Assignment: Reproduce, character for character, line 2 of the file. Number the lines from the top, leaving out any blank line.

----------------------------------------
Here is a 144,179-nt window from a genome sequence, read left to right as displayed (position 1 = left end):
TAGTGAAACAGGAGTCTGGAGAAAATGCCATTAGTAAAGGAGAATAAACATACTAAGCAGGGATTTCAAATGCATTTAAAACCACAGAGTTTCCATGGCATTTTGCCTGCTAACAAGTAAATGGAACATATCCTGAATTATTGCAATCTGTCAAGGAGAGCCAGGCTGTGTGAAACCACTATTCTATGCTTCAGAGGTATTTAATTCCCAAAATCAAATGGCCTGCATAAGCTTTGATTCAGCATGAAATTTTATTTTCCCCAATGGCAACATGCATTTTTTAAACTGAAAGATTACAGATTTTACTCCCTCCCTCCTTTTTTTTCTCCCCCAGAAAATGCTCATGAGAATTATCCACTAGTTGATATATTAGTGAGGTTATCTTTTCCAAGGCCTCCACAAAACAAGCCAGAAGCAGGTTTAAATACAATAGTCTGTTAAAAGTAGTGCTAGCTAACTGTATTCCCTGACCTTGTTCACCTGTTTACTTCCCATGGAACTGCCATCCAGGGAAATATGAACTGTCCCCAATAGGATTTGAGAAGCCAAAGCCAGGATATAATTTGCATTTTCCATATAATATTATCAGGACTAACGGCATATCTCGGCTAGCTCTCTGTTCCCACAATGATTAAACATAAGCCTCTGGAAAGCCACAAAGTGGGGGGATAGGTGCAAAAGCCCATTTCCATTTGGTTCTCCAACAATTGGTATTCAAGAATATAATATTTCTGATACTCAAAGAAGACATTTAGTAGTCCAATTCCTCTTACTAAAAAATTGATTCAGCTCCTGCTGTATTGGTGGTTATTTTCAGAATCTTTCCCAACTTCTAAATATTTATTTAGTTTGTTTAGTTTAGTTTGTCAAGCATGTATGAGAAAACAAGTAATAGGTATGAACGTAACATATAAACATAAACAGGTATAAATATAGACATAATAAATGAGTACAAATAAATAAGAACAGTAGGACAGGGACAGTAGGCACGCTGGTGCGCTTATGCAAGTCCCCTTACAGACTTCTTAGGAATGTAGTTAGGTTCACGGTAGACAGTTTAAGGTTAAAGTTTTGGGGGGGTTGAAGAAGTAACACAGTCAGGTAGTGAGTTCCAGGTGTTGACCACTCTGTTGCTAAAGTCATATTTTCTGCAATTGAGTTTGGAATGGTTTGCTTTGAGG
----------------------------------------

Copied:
TAGTGAAACAGGAGTCTGGAGAAAATGCCATTAGTAAAGGAGAATAAACATACTAAGCAGGGATTTCAAATGCATTTAAAACCACAGAGTTTCCATGGCATTTTGCCTGCTAACAAGTAAATGGAACATATCCTGAATTATTGCAATCTGTCAAGGAGAGCCAGGCTGTGTGAAACCACTATTCTATGCTTCAGAGGTATTTAATTCCCAAAATCAAATGGCCTGCATAAGCTTTGATTCAGCATGAAATTTTATTTTCCCCAATGGCAACATGCATTTTTTAAACTGAAAGATTACAGATTTTACTCCCTCCCTCCTTTTTTTTCTCCCCCAGAAAATGCTCATGAGAATTATCCACTAGTTGATATATTAGTGAGGTTATCTTTTCCAAGGCCTCCACAAAACAAGCCAGAAGCAGGTTTAAATACAATAGTCTGTTAAAAGTAGTGCTAGCTAACTGTATTCCCTGACCTTGTTCACCTGTTTACTTCCCATGGAACTGCCATCCAGGGAAATATGAACTGTCCCCAATAGGATTTGAGAAGCCAAAGCCAGGATATAATTTGCATTTTCCATATAATATTATCAGGACTAACGGCATATCTCGGCTAGCTCTCTGTTCCCACAATGATTAAACATAAGCCTCTGGAAAGCCACAAAGTGGGGGGATAGGTGCAAAAGCCCATTTCCATTTGGTTCTCCAACAATTGGTATTCAAGAATATAATATTTCTGATACTCAAAGAAGACATTTAGTAGTCCAATTCCTCTTACTAAAAAATTGATTCAGCTCCTGCTGTATTGGTGGTTATTTTCAGAATCTTTCCCAACTTCTAAATATTTATTTAGTTTGTTTAGTTTAGTTTGTCAAGCATGTATGAGAAAACAAGTAATAGGTATGAACGTAACATATAAACATAAACAGGTATAAATATAGACATAATAAATGAGTACAAATAAATAAGAACAGTAGGACAGGGACAGTAGGCACGCTGGTGCGCTTATGCAAGTCCCCTTACAGACTTCTTAGGAATGTAGTTAGGTTCACGGTAGACAGTTTAAGGTTAAAGTTTTGGGGGGGTTGAAGAAGTAACACAGTCAGGTAGTGAGTTCCAGGTGTTGACCACTCTGTTGCTAAAGTCATATTTTCTGCAATTGAGTTTGGAATGGTTTGCTTTGAGG